SEND $19.95 ($ US) Check or Money Order to:
         Computer Supply House
         BBS Ad
         1112 Second Street
         Kenai  AK  99611-7210      Phone: 907-283-5837

 Quantity discounts for Atari User Groups are available!  Please write
 for price list.

                           PUBLIC DOMAIN UPDATE
                             by Keith MacNutt

 LHarc 1.1318 -  by Haruyasu Yoshizaki

 LHarc is one of the most efficient file compression methods available to
 the home user today.  Up until 1988 the ST used mostly ARC and some PAK
 format compression programs for the reduction of files for the purpose
 of storage and transmission on phone lines.  As time has passed there
 have been improvements to one method or another to try and get not only
 speed in compression but in how small a file they could produce.  In the
 late 1980's a new program arrived called LZH, and though it produced a
 smaller file, it was definitely slower than the previous methods.  Today
 LZH still produces a smaller file, but it now is comparable to the best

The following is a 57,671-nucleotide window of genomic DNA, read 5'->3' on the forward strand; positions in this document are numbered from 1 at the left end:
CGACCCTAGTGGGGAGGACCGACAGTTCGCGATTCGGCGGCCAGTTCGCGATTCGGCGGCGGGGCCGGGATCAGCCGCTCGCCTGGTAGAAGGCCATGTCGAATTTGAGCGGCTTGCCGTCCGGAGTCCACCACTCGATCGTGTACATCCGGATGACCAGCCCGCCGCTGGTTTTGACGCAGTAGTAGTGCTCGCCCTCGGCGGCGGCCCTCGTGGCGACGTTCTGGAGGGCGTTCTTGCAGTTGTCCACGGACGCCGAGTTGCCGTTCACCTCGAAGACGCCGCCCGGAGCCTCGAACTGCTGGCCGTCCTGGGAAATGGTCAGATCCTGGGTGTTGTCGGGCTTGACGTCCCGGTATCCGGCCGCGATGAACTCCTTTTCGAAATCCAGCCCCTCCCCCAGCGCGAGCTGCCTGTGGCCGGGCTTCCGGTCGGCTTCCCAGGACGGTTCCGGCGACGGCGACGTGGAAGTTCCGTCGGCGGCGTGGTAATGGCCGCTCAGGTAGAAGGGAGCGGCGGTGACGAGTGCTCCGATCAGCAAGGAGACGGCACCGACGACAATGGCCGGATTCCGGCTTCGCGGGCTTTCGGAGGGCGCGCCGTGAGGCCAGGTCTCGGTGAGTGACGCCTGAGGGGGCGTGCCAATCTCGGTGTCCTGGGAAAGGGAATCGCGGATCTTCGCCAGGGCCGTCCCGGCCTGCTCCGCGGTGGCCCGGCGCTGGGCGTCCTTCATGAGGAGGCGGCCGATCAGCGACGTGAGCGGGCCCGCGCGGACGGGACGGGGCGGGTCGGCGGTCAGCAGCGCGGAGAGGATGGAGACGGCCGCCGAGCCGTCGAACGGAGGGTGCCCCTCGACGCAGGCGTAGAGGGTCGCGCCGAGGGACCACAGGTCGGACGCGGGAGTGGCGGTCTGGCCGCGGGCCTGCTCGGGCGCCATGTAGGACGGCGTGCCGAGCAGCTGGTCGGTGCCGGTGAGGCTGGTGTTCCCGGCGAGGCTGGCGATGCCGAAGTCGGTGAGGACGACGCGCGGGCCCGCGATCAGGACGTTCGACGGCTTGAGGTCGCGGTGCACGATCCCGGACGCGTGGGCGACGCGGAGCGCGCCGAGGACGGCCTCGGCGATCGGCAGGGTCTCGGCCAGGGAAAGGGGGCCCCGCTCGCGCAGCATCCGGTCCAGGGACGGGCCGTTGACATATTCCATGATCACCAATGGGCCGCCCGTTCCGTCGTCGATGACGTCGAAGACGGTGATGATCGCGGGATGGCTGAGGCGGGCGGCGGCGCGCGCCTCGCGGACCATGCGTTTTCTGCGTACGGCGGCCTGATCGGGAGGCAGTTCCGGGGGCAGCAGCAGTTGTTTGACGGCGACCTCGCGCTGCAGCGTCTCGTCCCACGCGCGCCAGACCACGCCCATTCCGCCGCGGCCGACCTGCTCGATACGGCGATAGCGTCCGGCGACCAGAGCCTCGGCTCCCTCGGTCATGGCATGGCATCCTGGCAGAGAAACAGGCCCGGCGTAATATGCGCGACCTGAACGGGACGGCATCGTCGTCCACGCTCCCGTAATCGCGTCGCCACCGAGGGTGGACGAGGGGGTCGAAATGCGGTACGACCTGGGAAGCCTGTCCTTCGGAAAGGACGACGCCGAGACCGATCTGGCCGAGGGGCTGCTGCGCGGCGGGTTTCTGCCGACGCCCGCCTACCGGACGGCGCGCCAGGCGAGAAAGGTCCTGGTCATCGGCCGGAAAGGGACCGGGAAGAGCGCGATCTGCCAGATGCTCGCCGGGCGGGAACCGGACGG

methods available.

 One of the biggest advantages to this new version of LZH is the ability
 to do all the extraction and compression in memory.  Not only does this
 save wear and tear on hard drives but adds speed by not reading and
 writing to the source and destination drives.  What follows is a test I
 conducted on two LHZ programs using a very,very large text file.  Over
 time I've found that text files take the most time to compress and
 result in some of the smaller reductions.

        File size = 1,279,998 bytes

       LHA121        441,156    21 minutes 15 seconds

                   EXTRACTION    3 minutes  3 seconds

     LHarc11318    COMPRESSION
                     438,239    15 minutes 20 seconds

                   EXTRACTION    2 minutes 39 seconds

 As you can see, not all programs are created equal.  Now, not everyone
 will be dealing with files this large, but I used this as an example to
 try and illustrate just how big the difference was between these two
 fine programs.

 When the program first came out, I tried to use it with CODEHEADS
 ARCSHELL, but found that not all the features would work properly with
 the present version.  Well, CODEHEAD Software came to the rescue, and
 included a feature in their latest release (version 2.4) that will work
 with the new version and all the previous LZH type programs.  It will be
 interesting to see what all the other authors of LZH type programs will
 do now that this new version has shown that the race is not over yet,
 and that there still may be ways to fine tune the method further for
 even faster and smaller output files.

     AUTHORS  LHarc v1.1318     Haruyasu Yoshizaki
               LHA   v1.21       Roger Burrows